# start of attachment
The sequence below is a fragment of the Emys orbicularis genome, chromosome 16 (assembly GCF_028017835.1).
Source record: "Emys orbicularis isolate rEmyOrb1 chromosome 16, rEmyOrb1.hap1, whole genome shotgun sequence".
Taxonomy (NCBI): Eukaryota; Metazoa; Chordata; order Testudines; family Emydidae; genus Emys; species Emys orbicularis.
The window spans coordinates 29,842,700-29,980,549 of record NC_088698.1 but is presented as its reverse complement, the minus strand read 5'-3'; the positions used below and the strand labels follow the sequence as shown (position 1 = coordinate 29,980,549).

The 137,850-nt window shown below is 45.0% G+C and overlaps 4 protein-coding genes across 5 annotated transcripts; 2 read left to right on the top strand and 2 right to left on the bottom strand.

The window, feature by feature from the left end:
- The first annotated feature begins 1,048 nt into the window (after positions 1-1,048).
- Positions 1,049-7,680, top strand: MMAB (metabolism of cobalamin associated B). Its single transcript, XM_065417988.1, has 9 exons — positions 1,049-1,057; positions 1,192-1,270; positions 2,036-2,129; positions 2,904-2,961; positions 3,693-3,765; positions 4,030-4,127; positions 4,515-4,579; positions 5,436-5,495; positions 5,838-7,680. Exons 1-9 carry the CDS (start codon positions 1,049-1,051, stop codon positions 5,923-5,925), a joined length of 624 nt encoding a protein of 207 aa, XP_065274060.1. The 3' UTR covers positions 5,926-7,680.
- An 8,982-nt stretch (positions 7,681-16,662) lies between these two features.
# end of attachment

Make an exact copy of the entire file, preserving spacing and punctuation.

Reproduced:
The sequence below is a fragment of the Emys orbicularis genome, chromosome 16 (assembly GCF_028017835.1).
Source record: "Emys orbicularis isolate rEmyOrb1 chromosome 16, rEmyOrb1.hap1, whole genome shotgun sequence".
Taxonomy (NCBI): Eukaryota; Metazoa; Chordata; order Testudines; family Emydidae; genus Emys; species Emys orbicularis.
The window spans coordinates 29,842,700-29,980,549 of record NC_088698.1 but is presented as its reverse complement, the minus strand read 5'-3'; the positions used below and the strand labels follow the sequence as shown (position 1 = coordinate 29,980,549).

The 137,850-nt window shown below is 45.0% G+C and overlaps 4 protein-coding genes across 5 annotated transcripts; 2 read left to right on the top strand and 2 right to left on the bottom strand.

The window, feature by feature from the left end:
- The first annotated feature begins 1,048 nt into the window (after positions 1-1,048).
- Positions 1,049-7,680, top strand: MMAB (metabolism of cobalamin associated B). Its single transcript, XM_065417988.1, has 9 exons — positions 1,049-1,057; positions 1,192-1,270; positions 2,036-2,129; positions 2,904-2,961; positions 3,693-3,765; positions 4,030-4,127; positions 4,515-4,579; positions 5,436-5,495; positions 5,838-7,680. Exons 1-9 carry the CDS (start codon positions 1,049-1,051, stop codon positions 5,923-5,925), a joined length of 624 nt encoding a protein of 207 aa, XP_065274060.1. The 3' UTR covers positions 5,926-7,680.
- An 8,982-nt stretch (positions 7,681-16,662) lies between these two features.